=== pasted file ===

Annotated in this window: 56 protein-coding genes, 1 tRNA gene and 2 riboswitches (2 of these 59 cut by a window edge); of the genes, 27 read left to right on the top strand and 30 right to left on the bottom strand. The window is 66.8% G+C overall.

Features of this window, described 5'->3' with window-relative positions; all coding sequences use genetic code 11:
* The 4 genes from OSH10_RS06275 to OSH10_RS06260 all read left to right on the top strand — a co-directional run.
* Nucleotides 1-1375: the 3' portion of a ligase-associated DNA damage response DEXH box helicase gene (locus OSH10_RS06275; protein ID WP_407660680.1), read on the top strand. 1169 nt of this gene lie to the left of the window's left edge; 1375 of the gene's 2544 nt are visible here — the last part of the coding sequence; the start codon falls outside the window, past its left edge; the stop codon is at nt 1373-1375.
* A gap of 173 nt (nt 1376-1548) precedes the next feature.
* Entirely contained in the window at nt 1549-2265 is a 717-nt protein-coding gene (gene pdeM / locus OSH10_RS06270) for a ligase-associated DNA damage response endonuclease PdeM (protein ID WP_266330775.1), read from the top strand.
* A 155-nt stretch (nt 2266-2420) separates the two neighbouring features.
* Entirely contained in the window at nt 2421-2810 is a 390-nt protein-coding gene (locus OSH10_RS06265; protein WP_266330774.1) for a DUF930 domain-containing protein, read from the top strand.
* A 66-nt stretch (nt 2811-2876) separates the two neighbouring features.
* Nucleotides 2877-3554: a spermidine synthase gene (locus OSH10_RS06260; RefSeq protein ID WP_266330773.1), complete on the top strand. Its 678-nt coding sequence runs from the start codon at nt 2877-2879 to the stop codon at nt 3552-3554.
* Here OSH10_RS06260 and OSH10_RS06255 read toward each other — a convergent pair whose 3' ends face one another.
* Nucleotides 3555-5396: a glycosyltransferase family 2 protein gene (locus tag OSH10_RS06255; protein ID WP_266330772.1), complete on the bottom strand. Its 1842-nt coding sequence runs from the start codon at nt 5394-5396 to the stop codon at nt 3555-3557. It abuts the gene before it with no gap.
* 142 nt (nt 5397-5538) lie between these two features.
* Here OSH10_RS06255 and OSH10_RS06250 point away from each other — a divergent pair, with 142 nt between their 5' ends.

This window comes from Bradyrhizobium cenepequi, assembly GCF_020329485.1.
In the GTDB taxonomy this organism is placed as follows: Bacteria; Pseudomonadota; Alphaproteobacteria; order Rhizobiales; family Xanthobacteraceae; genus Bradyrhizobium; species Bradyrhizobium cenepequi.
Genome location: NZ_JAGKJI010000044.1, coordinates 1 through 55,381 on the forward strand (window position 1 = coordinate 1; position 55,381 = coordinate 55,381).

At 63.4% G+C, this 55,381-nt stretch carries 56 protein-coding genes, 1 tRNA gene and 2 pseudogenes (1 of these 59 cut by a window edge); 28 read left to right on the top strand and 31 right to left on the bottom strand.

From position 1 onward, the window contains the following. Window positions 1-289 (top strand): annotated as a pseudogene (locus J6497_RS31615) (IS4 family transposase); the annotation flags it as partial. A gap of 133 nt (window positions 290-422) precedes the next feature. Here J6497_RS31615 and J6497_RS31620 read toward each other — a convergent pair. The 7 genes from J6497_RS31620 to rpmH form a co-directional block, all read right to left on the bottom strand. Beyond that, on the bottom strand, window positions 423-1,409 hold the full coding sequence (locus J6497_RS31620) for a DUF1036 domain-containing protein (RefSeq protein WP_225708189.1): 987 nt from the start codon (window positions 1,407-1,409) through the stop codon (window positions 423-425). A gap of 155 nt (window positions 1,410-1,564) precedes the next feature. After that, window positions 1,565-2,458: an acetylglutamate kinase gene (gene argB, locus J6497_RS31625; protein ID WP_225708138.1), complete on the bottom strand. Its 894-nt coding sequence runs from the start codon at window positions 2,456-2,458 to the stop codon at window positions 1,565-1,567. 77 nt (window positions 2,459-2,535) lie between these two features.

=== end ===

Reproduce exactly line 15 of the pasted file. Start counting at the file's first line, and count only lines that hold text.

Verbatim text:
This window comes from Bradyrhizobium cenepequi, assembly GCF_020329485.1.